Good gentlemen, look fresh and merrily;
Let not our looks put on our purposes,
But bear it as our Roman actors do,
With untired spirits and formal constancy:
And so good morrow to you every one.
[Exeunt all but BRUTUS]
Boy! Lucius! Fast asleep? It is no matter;
Enjoy the honey-heavy dew of slumber:
Thou hast no figures nor no fantasies,
Which busy care draws in the brains of men;
Therefore thou sleep'st so sound.

46

II,1,861

Portia, what mean you? wherefore rise you now?
It is not for your health thus to commit
Your weak condition to the raw cold morning.

47

II,1,884

I am not well in health, and that is all.

48

II,1,887

Why, so I do. Good Portia, go to bed.

49

II,1,906

Kneel not, gentle Portia.

50

II,1,916

You are my true and honourable wife,
As dear to me as are the ruddy drops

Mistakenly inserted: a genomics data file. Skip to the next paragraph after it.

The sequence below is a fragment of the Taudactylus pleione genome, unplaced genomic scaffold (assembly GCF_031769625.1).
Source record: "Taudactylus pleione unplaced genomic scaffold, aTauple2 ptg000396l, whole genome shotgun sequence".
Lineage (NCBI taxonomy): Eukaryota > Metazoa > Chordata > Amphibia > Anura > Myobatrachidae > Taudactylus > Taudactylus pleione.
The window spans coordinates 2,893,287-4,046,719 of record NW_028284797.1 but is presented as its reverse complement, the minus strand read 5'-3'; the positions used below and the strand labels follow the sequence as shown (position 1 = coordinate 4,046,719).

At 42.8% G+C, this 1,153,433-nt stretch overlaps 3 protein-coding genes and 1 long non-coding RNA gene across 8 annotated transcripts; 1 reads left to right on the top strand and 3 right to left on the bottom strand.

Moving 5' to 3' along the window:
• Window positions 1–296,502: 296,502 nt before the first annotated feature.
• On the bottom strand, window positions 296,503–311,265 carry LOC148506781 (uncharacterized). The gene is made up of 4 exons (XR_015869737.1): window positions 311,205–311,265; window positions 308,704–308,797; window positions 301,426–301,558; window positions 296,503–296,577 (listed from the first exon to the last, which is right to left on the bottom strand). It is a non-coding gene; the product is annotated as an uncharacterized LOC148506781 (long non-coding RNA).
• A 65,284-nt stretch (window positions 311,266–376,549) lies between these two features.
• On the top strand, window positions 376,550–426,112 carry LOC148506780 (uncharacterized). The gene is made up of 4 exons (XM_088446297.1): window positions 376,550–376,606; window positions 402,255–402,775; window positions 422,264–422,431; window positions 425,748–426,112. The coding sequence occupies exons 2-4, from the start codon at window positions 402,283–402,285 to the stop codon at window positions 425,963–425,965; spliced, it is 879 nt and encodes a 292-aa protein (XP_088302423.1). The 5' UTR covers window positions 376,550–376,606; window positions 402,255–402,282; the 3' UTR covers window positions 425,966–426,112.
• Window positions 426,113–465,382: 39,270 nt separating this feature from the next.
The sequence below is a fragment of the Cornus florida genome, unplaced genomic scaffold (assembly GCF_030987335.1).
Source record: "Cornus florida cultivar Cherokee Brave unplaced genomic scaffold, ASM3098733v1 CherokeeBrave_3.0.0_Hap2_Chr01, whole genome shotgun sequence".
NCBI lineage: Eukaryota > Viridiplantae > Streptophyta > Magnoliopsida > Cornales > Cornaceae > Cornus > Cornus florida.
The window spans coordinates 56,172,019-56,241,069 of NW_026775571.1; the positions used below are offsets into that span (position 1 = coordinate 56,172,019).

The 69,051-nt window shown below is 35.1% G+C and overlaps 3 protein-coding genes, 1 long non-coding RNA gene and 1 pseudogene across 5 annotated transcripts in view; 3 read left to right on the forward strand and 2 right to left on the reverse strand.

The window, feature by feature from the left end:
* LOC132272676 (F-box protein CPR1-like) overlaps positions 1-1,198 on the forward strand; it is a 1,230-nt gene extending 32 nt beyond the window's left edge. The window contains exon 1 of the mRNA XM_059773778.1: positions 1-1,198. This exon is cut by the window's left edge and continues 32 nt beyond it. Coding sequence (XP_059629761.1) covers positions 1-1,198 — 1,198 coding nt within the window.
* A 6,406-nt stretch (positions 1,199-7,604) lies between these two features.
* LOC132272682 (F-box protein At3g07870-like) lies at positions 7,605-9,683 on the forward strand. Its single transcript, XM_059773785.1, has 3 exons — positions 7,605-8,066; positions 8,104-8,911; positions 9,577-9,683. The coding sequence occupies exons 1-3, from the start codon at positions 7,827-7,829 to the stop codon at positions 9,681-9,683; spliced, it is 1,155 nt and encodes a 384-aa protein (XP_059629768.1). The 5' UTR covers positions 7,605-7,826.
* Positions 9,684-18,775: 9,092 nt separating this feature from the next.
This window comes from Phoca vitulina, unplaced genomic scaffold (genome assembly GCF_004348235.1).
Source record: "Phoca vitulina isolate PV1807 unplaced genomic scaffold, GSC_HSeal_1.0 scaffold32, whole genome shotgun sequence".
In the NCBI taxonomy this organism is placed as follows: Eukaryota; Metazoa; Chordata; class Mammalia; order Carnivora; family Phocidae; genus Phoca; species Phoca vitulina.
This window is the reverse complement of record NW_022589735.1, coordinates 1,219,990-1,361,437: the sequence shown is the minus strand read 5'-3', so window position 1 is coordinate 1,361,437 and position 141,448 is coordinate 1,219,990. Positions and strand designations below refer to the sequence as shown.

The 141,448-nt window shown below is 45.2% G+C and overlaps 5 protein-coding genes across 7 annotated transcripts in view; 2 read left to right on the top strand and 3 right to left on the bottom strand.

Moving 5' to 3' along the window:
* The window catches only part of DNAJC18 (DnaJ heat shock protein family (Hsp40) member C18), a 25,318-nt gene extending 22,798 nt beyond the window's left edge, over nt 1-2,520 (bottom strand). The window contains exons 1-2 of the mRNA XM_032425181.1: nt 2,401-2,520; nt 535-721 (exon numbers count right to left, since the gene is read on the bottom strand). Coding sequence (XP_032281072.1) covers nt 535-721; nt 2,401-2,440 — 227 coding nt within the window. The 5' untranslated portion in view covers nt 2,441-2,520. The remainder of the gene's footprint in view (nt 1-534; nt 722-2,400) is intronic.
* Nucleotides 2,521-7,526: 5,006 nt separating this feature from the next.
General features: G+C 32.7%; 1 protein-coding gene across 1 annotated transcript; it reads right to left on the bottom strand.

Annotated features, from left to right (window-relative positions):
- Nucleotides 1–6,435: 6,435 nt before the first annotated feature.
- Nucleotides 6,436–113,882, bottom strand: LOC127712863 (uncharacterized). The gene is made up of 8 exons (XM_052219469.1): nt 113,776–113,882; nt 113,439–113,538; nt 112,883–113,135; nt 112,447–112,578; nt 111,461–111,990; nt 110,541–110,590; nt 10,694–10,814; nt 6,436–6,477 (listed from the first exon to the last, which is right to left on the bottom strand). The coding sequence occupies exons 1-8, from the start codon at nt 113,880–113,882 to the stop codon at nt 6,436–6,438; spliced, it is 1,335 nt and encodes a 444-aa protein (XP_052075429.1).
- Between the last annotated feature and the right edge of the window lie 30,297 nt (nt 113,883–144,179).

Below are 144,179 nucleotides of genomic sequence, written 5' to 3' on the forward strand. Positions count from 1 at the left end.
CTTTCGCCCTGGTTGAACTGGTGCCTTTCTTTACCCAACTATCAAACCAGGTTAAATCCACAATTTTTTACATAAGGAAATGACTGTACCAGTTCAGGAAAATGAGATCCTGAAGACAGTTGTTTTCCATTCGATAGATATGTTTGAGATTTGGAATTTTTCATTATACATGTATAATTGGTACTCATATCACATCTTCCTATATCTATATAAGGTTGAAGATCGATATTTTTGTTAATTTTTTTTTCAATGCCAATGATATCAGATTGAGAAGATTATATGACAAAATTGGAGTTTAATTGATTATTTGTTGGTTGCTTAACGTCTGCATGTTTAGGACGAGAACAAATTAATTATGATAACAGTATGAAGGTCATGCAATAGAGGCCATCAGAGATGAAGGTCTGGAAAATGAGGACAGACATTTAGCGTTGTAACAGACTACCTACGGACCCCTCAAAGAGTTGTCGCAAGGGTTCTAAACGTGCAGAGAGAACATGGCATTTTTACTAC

That visit my sad heart

51

II,1,931

O ye gods,
Render me worthy of this noble wife!
[Knocking within]
Hark, hark! one knocks: Portia, go in awhile;
And by and by thy bosom shall partake
The secrets of my heart.
All my engagements I will construe to thee,
All the charactery of my sad brows:
Leave me with haste.
[Exit PORTIA]
Lucius, who's that knocks?

52

II,1,944

Caius Ligarius, that Metellus spake of.
Boy, stand aside. Caius Ligarius! how?

53

II,1,947

O, what a time have you chose out, brave Caius,
To wear a kerchief! Would you were not sick!

54

II,1,951

Such an exploit have I in hand, Ligarius,
Had you a healthful ear to hear of it.

55

II,1,960

A piece of work that will make sick men whole.

56

II,1,962

That must we also. What it is, my Caius,
I shall unfold to thee, as we are going
To whom it must be done.

57

II,1,969

Follow me, then.

58

II,2,1099

Caesar, 'tis strucken eight.

59

II,2,1117

[Aside] That every like is not the same, O Caesar,
The heart of Brutus yearns to think upon!

60

III,1,1215

What said Popilius Lena?

61

III,1,1218

Look, how he makes to Caesar; mark him.